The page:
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Reinventing the company town? Nevada teases self-governing ‘Innovation Zones’ for Big (Tech) business with own TAXES & COURTS

Reinventing the company town? Nevada teases self-governing ‘Innovation Zones’ for Big (Tech) business with own TAXES & COURTS
Nevada Governor Steve Sisolak is trying to lure high-tech firms into his state with an offer to allow them to effectively form independent governments at county level, capable of levying taxes and even forming courts.

Companies with an “innovative technology” are being offered a chance to try their hand as miniature sovereign states, according to new state legislation seen by the Las Vegas Review-Journal on Wednesday. While Sisolak hinted at the idea during his State of the State address last month, few details have been made public until now.

These so-called “Innovation Zones” are being marketed to lure tech companies – perhaps those struggling with the high taxes and lockdown fetishism of Silicon Valley – with wide open spaces and the freedom to do whatever they like on their own land.

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That’s not an exaggeration, either – companies that pull up stakes and move to Nevada will be able to form their own local governments with the equivalent authority of a county. They will be able to levy taxes, form courts and school districts, provide government services, and essentially act as sovereign entities. The zones will be overseen by three-member supervisory boards similar to county commissioners, and the company owners would maintain the balance of power over who sits on the board.

“The Board may establish a justice court,” the legislation draft obtained by LVRJ stipulates. In addition, with a few exceptions for real estate, fuel and tangible personal property, “the Board may impose any taxes or fees authorized to be imposed by a county.”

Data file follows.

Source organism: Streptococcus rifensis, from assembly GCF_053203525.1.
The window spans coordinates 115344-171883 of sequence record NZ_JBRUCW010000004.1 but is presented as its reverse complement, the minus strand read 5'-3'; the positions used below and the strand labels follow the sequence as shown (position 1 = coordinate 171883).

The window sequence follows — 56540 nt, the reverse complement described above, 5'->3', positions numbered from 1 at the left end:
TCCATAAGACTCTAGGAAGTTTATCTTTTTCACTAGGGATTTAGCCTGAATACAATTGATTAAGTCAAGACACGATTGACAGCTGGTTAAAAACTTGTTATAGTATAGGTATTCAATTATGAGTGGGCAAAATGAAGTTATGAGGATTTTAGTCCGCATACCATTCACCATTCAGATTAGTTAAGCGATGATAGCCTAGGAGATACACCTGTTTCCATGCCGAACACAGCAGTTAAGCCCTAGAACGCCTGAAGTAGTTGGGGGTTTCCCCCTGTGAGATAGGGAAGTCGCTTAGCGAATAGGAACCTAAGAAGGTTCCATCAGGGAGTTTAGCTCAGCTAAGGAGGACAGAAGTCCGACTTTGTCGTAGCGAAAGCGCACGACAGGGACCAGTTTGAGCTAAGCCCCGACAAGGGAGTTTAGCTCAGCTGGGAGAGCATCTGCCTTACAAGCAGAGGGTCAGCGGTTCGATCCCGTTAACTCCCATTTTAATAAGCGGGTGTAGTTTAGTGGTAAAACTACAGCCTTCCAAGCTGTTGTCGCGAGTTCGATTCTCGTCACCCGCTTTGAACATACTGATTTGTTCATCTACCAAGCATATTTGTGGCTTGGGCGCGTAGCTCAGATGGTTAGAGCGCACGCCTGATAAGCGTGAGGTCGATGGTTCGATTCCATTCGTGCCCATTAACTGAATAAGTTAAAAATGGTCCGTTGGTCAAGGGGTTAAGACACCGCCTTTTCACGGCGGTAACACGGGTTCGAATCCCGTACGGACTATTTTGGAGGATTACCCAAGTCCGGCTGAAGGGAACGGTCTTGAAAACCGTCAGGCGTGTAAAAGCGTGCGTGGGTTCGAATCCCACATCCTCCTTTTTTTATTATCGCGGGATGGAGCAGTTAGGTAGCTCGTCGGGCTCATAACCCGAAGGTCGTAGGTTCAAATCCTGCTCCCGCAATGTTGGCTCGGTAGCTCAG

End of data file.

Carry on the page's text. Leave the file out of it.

The exercise of any power or duty by the Board supersedes the exercise of that power or duty by the county in which the Innovation Zone is situated.

The proposal deems the traditional government model to be “inadequate” for attracting big-time tenants, and the state has a very particular type of company in mind for the new program. Companies would have to own at least 78 square miles of undeveloped and uninhabited land, falling within a single county without overlapping any currently owned area. Applicants would require $250 million in assets and plan to invest at least $1 billion in their new site over the next decade.

Blockchains LLC, located in Sparks, is one company planning to take advantage of the package and has reportedly committed to building a “smart city” east of Reno. Other blockchain companies, autonomous technology and AI, internet of things, robotics, wireless, biometrics and renewable energy are some of the industries for which Sisolak is rolling out the welcome mat.

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Nevada has been having relatively good luck poaching California megacorporations, becoming the site of Tesla’s giant Gigafactory 1 to manufacture the electric cars’ lithium ion batteries. The company even obtained the rights to mine its own lithium in the state. CEO Elon Musk is also opening a factory outside Austin, Texas, after quibbling with the state of California over its lockdown mandates (and presumably its high taxes, which Texas does not have). While Tesla received a $1.3 billion tax break to open its factory in Nevada, Sisolak appears to be counting on sovereignty as a superior incentive for expanding tech companies.

While the ‘company town’ model might call to mind the abusive labor practices of the late 19th and early 20th century – with workers paid in company ‘scrip’ unusable outside the town and sometimes even fenced in, supposedly for their protection – companies like Facebook (Menlo Park) and Google (Mountain View) appear to be hard at work renovating the company town’s image.

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